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Ramblin' men: Musical veterans Betts, Hammond find way to Fargo

Sports may be a young man's game, but the blues are like a fine wine, appreciating with age. Despite the rise of young talents like Jonny Lang, Shannon Curfman and Kenny Wayne Shepard, the best blues continue to come from artists who've been arou...

Sports may be a young man's game, but the blues are like a fine wine, appreciating with age.

Despite the rise of young talents like Jonny Lang, Shannon Curfman and Kenny Wayne Shepard, the best blues continue to come from artists who've been around the block a few times.

This year's Fargo Blues Fest lineup features rising stars in Iowa fiddler Molly Nova and blistering guitarist Tommy Castro.

Still, the biggest draw will be two men whose blues are seasoned with salt and pepper: former Allman Brothers guitarist Dickey Betts and blues circuit veteran John Hammond.

On his own


Dickey Betts is starting over again.

A founding member of the Allman Brothers Band, with whom he was inducted into the Rock and Roll Hall of Fame in 1995, Betts found himself back at square one in 2000 when he was informed by fax that his services with the group were no longer needed.

The group released a statement citing "artistic differences" and hinted that Betts had relapsed into drug use, but the guitarist says it was more an issue of personalities.

"We'd been together for such a long time, we just kind of blew up," Betts says from his Florida home. "There were a lot of jealousies and resentments and things got so they had to change."

After getting into some legal trouble, including charges of domestic assault, the singer/guitarist came back with Great Southern, the band he'll play Blues Fest with on Saturday.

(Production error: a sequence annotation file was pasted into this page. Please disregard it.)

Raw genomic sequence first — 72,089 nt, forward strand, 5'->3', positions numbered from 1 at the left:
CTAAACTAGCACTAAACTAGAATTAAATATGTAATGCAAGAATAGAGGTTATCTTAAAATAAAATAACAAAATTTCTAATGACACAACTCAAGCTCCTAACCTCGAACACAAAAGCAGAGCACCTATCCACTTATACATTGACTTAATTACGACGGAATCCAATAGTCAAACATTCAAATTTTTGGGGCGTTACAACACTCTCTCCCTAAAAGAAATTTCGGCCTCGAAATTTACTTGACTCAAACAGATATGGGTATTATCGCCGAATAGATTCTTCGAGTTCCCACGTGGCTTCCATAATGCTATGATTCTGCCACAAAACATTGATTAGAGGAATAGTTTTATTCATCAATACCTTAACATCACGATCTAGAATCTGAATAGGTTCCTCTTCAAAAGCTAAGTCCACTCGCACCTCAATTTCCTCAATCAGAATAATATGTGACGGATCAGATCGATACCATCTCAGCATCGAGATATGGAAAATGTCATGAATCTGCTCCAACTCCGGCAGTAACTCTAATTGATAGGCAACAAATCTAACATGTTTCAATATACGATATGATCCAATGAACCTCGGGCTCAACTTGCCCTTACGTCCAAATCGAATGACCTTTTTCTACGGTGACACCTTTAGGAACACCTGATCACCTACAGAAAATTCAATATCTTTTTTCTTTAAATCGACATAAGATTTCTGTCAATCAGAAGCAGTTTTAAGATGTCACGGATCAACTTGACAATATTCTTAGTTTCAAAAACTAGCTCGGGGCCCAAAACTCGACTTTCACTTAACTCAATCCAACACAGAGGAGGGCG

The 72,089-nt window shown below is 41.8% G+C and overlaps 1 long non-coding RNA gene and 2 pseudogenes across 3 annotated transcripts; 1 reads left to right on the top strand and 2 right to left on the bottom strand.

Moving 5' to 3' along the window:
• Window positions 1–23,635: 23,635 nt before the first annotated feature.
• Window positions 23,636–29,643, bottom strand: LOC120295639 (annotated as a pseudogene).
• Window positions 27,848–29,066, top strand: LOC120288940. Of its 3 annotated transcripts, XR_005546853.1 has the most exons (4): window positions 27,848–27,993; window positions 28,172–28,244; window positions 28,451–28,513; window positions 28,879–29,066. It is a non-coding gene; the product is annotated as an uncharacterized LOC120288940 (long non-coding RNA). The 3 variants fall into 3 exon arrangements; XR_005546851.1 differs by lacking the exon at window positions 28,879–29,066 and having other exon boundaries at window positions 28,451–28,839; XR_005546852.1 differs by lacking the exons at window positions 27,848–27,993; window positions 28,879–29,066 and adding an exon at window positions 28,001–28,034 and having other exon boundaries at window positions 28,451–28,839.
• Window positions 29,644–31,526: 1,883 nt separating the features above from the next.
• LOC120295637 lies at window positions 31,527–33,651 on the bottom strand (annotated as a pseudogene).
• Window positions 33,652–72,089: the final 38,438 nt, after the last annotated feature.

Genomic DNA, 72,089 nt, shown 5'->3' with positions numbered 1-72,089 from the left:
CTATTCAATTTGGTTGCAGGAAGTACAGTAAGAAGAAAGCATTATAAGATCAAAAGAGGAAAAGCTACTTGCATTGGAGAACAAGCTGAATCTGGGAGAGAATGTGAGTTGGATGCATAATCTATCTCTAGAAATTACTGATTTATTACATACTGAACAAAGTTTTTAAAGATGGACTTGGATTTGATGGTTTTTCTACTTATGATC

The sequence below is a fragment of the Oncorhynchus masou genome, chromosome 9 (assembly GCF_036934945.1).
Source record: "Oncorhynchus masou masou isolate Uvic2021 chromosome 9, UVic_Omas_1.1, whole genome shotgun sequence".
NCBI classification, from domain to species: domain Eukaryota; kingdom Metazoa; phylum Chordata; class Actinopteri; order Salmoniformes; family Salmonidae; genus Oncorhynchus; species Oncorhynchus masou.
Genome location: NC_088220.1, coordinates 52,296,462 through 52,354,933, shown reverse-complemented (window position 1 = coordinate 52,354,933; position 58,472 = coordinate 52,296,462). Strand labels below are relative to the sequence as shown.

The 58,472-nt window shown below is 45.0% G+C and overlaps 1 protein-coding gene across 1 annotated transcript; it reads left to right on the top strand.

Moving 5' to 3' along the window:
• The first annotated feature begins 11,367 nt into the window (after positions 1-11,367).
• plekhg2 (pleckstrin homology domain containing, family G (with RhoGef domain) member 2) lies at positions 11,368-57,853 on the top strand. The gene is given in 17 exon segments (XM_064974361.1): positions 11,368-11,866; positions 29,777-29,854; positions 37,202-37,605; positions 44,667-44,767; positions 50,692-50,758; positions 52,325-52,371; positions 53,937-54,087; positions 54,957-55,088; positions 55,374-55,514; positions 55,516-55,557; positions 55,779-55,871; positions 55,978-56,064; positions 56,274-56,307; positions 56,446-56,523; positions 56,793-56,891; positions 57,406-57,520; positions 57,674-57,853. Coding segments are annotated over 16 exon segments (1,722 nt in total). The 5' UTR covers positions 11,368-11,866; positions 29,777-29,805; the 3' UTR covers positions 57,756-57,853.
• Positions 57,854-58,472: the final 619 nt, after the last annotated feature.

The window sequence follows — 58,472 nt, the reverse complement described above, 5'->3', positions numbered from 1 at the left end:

"Mainly it's different personalities in the way they play," Betts says, comparing Great Southern to the Allmans. "I wrote half of the material (in the Allmans) so it's much the same model. It's just a hell of a good band."

"He wrote 60 percent of the Allman Brothers songs, and they were the most successful," says Dan Bredell, executive director of the Fargo Blues Fest, adding he's looking forward to seeing Betts for the first time.

Betts says he still plays the Allman classics he penned, like "In Memory of Elizabeth Reed," "Jessica," "Blue Sky" and of course, "Ramblin' Man."


Though the Allmans are considered champions of Southern rock, the guitarist says it's a label that never really fit the Florida band.

"I think the term 'Southern rock,' we never liked," Betts says. "I never really thought the term did justice to the music that much, just where we were from. I really like the term jam band."

Both Betts and the Allmans have found new homes on the jam band circuit. The guitarist and Great Southern are hitting the road with the Dave Matthews Band on an upcoming tour and the Allmans played the 10,000 Lakes Fest in Detroit Lakes last month.

But Betts says it will be some time before he sits in with the Allmans again.